Steph: Yeah. Yeah. So I think maybe those reactions that people have from whatever position they’re in is part of what I feel like we can look at together. That’s maybe this phrase. He talks about the “vulnerable distance.” I don’t know, I’m still thinking about that phrase and how we can use it or whether it’s a good metaphor for us, but the distance between the people who are still running the show for the most part and the people who know the system is not working is a big distance.
Steph: But the people who know the system isn’t working can see things and perceive ways that the rules can be changed, that is the opening to making those changes.
Daniela: Yeah, I agree.
Steph: You’re thinking.
Daniela: Yeah, I just … I don’t know. There could be many solutions to fixing our society and our government and the way that it works. But I feel like it takes a lot to try to help or change the people to see how. Because we do need more humanity. People deserve to be treated like nothing less than human. You can’t really completely change people’s mindsets when they were raised in these kinds of conditions. Some people will probably think of it as … Oh, this is so hard. Okay. So it’s like when someone is raised in a certain position where they’re taught to be … they’re just taught to be in these kind of rules where it’s like you can’t do this because this isn’t right.
Steph: But that’s the people that raised them and that’s their traditions and their culture and then there are other cultures that teach you differently. So it’s like you can’t really reverse all of that and teach someone a whole new way and expect them to agree and feel comfortable in that new position because everyone’s been through their own kind of trauma and stuff and different cultures and different race is just a really big topic and it’s heavy for many people. So it’s like you have to find a good way to help them understand what they don’t know.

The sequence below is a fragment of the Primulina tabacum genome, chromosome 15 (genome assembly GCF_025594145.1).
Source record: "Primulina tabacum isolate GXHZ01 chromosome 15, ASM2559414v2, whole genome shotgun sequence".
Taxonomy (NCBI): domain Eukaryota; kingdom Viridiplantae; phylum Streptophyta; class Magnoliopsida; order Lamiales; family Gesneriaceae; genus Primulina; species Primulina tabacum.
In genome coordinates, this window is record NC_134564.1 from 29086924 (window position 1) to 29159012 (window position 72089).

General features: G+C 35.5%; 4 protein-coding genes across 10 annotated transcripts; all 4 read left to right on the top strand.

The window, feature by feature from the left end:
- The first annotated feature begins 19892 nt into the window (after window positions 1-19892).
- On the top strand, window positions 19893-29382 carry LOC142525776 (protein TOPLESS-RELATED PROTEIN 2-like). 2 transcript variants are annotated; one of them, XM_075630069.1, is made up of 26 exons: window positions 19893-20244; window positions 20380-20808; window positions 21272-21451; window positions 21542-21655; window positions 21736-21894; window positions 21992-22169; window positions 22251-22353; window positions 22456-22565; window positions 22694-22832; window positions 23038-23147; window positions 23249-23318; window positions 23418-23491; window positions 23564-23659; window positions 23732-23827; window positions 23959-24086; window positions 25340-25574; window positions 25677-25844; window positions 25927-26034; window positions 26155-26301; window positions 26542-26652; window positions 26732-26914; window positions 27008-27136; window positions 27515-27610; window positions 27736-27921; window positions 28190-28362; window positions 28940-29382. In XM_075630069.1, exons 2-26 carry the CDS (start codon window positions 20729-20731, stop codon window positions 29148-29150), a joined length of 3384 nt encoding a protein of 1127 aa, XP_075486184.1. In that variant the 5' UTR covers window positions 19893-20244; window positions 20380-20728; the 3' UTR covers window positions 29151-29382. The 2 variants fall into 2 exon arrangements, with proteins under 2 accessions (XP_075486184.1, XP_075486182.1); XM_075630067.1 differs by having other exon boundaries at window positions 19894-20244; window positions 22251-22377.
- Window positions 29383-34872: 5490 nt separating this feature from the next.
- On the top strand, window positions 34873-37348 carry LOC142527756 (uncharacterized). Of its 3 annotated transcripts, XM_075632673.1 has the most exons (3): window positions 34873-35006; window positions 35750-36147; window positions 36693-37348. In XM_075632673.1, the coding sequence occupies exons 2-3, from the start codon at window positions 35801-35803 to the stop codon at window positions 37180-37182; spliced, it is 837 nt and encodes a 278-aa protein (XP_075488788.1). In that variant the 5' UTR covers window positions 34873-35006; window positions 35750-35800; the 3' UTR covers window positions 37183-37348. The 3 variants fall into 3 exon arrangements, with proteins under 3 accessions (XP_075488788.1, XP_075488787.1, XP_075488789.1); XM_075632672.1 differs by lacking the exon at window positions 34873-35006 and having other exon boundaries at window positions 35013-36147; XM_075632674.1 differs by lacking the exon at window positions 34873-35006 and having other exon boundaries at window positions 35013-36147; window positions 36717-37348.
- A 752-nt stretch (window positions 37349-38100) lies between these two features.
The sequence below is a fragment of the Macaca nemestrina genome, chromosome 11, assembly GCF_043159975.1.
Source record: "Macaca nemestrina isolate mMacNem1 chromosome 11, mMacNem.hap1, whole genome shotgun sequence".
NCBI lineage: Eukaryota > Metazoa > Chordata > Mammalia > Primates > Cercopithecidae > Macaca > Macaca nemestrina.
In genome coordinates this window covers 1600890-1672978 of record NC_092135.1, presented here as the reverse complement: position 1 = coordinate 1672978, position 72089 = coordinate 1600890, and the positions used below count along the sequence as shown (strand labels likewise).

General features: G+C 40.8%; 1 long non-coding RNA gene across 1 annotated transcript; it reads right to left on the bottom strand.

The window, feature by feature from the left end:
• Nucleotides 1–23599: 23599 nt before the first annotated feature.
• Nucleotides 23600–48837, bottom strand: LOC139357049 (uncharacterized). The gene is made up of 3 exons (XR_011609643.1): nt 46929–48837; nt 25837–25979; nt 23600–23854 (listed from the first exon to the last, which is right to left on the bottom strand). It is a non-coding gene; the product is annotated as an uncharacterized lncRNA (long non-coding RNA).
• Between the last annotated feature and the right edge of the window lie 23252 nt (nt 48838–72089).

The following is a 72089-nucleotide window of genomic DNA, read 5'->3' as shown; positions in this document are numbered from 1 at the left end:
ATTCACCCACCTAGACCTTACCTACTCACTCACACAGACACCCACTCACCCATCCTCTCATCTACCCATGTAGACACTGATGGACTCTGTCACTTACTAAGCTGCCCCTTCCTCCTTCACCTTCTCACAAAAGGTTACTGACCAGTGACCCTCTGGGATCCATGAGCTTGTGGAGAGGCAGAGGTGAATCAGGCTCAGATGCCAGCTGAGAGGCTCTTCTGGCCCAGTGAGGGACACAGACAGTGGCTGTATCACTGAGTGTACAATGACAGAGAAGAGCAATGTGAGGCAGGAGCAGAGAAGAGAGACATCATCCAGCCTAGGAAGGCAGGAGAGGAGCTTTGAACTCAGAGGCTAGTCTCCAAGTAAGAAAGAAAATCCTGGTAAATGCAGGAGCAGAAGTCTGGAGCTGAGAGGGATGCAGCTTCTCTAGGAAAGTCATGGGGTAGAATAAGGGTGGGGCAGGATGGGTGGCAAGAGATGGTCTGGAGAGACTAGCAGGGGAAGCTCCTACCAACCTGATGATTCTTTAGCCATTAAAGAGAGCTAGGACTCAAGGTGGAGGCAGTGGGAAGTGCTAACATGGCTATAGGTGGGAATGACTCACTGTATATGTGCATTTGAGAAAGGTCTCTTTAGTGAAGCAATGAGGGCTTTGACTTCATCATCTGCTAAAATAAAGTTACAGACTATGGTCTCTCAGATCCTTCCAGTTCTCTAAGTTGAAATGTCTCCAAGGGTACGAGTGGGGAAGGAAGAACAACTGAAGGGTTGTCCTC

Steph: Maybe there’s two parts to it. I mean, I think what I hear you saying is that people also want to hold onto their heritage and the traditions that work for them.
Steph: But we need a bigger system over all of that that lets people have that freedom to be the way they want to be, but without being penalized for it or punished for it because it’s not the mainstream way.
Steph: Is that a close paraphrase?
Steph: So I’m going to ask you in one more stretch question. When you were talking about the Peace Rally that y’all did, do you think that there’s some tips or tricks or techniques in what you did during the Peace Rally that helps people stay different but still get along okay?
Daniela: I mean definitely. Because in Holyoke, despite of all the different religions and traditions that we have here, we know, we’re very aware that not everyone in Holyoke is Christian or religious and not everyone believes in God. But we still had the priest come and we still had the choir sing a church song and we still had a prayer circle and we knew that not everyone might not be comfortable with that. We were just having an open space for people to come and feel invited to it. So it was like we weren’t forcing anyone to come to our peace circle, but we were just having an open seat for everyone who wanted to come because it was like we understand that some people … some people grow up as atheists and they just don’t believe in God or just their own opinion. But we’re always trying to encourage people to know, come in to the normal traditions and just do their own thing at the same time.
Steph: All right. I think we’re talking about two different things now, but that’s all right. Because I think you’re talking about the individual right to believe or not believe, and I’m trying to stay at a … Well, it’s tricky because we’ve got different perspectives, right? Because I’m coming from inside a whiteness, which I want to disrupt and you’re coming from the other side of that. Solidarity means something there that’s really important.
Daniela: That’s kind of like … solidarity is mainly the reason that we had the Peace Rally because there are many different races in Holyoke and there’s people from all over the world here and like there’s different traditions in every single place of the world. So since praying is a big one here in Holyoke, no matter who you are, what your traditions are, how you were raised, once you move here, you kind of get a feel of what the people do here and how Holyoke is itself.
Steph: Yeah. Yeah. So accommodate to the norms of the town.
Steph: It’s kind of what you’re saying or the bigger community here.
Daniela: And it’s not like we were going to shame anybody for not coming into our prayer circle or not singing along to our songs because we do know that there’re different perspectives of everyone. But it was kind of just an open space for everyone to bring in their feelings and just come together.
Steph: Super cool. Thank you for having this conversation with me.
Daniela: Thank you.
Steph: All right. Maybe we’ll do it again someday.
Daniela: Oh god….
Steph: You survived.
Recorded Friday, October 5, 2019.
Location: The Fiesta Cafe, Holyoke, MA